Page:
Google is taking steps to replace a four-year college degree with six-month certificate programs that teach candidates how to perform in-demand jobs.
These courses, which the company is calling Google Career Certificates, “teach foundational skills that can help job-seekers immediately find employment,” according to a recent Inc report.
“College degrees are out of reach for many Americans, and you shouldn’t need a college diploma to have economic security,” writes Kent Walker, senior VP of global affairs at Google in the company announcement.
“We need new, accessible job-training solutions—from enhanced vocational programs to online education—to help America recover and rebuild,” he said, noting the certificates as good as a college degree in Google’s eyes.
“In our own hiring, we will now treat these new career certificates as the equivalent of a four-year degree for related roles,” Walker tweeted in introducing the Google Career Certificates.
A new suite of Google Career Certificates will help Americans get qualifications in high-paying, high-growth job fields–no college degree required.
— Kent Walker (@Kent_Walker) July 13, 2020
Google didn’t say exactly how much the new courses would cost but noted the company will fund 100,000 needs-based scholarships to support the Google Career Certificates program.
Google claims their courses, which would cost a fraction of a traditional university education, prepare students to immediately find work in high-paying, high-growth career fields.
The three new programs Google is offering, together with the median annual wage for each position (as quoted by Google), are:
- Project manager ($93,000)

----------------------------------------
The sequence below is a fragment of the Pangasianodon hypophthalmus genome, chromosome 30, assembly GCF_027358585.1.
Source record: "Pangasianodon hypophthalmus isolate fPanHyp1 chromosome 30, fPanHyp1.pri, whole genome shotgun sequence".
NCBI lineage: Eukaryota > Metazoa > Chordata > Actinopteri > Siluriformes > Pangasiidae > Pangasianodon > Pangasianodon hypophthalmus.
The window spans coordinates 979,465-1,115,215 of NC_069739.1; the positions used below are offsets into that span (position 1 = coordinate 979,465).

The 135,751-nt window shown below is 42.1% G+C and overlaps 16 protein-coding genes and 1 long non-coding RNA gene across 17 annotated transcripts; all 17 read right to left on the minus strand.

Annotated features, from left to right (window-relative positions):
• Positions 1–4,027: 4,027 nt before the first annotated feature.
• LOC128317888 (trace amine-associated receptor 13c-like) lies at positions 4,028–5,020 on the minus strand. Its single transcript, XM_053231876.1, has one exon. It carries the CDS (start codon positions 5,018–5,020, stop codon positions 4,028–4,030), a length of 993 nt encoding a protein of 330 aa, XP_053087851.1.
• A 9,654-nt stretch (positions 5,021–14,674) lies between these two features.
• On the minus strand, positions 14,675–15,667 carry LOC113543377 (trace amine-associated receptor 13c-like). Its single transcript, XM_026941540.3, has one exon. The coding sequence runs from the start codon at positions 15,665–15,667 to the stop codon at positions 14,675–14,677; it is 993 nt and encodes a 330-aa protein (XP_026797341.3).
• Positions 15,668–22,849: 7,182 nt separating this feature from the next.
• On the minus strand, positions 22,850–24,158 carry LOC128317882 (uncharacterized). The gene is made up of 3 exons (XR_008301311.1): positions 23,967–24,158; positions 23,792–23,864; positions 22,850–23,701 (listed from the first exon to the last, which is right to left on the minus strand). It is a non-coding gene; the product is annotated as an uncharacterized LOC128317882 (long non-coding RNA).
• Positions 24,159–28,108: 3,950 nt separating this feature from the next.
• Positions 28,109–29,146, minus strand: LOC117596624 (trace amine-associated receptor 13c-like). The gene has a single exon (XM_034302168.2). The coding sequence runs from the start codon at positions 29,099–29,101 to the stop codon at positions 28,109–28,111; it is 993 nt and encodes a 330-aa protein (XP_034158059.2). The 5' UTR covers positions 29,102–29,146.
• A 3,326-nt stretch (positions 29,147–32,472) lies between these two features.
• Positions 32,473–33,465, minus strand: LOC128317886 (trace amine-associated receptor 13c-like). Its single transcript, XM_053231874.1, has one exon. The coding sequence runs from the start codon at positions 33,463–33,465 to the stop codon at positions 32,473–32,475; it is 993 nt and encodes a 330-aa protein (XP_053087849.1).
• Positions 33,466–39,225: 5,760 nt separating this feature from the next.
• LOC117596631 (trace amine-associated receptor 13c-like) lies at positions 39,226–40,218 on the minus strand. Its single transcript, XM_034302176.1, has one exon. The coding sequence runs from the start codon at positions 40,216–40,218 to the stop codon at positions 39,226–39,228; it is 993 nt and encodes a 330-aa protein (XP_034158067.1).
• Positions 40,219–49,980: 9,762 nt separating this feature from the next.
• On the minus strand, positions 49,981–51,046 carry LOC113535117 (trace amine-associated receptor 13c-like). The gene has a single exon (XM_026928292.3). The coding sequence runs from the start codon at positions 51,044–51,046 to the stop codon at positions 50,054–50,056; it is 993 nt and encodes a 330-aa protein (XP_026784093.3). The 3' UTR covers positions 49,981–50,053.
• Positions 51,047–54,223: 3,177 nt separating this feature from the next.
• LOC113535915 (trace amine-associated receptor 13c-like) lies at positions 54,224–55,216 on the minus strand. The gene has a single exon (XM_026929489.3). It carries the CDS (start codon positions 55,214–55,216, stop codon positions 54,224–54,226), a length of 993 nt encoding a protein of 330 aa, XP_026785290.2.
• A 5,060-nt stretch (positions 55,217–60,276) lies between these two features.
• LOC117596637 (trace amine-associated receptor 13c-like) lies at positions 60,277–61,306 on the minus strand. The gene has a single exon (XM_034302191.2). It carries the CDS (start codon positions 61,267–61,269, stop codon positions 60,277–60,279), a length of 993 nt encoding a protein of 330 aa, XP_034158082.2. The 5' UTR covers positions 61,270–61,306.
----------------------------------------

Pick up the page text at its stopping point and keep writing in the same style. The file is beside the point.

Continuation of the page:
- Data analyst ($66,000)
- UX designer ($75,000)
Here’s more from the Inc report:
Google claims the programs “equip participants with the essential skills they need to get a job,” with “no degree or prior experience required to take the courses.” Each course is designed and taught by Google employees who are working in the respective fields.
“The new Google Career Certificates build on our existing programs to create pathways into IT support careers for people without college degrees,” Walker explains.
After completion of a program, Google promises support in the job search as well. The company says participants can “opt in to share [their] information directly with top employers hiring for jobs in these fields.”
Additionally, Google says it will offer hundreds of apprenticeship opportunities to participants who have completed the course. And beginning this fall, the company will offer its IT support certificate in career and technical education high schools throughout the U.S.
Google joins Apple, IBM and other companies in its increasing focus on the skills of its employees over the degrees they possess and that’s an important shift in the hiring dynamic, especially in AV and IT, where high school grads are more interested in starting their careers than going to college.
The big test, of course, will be how the overall marketplace responds to candidates who complete the Google Career Certificates program but don’t go to college. If this can become the new standard in some professions, it could be a benefit for both the employers and the job candidates.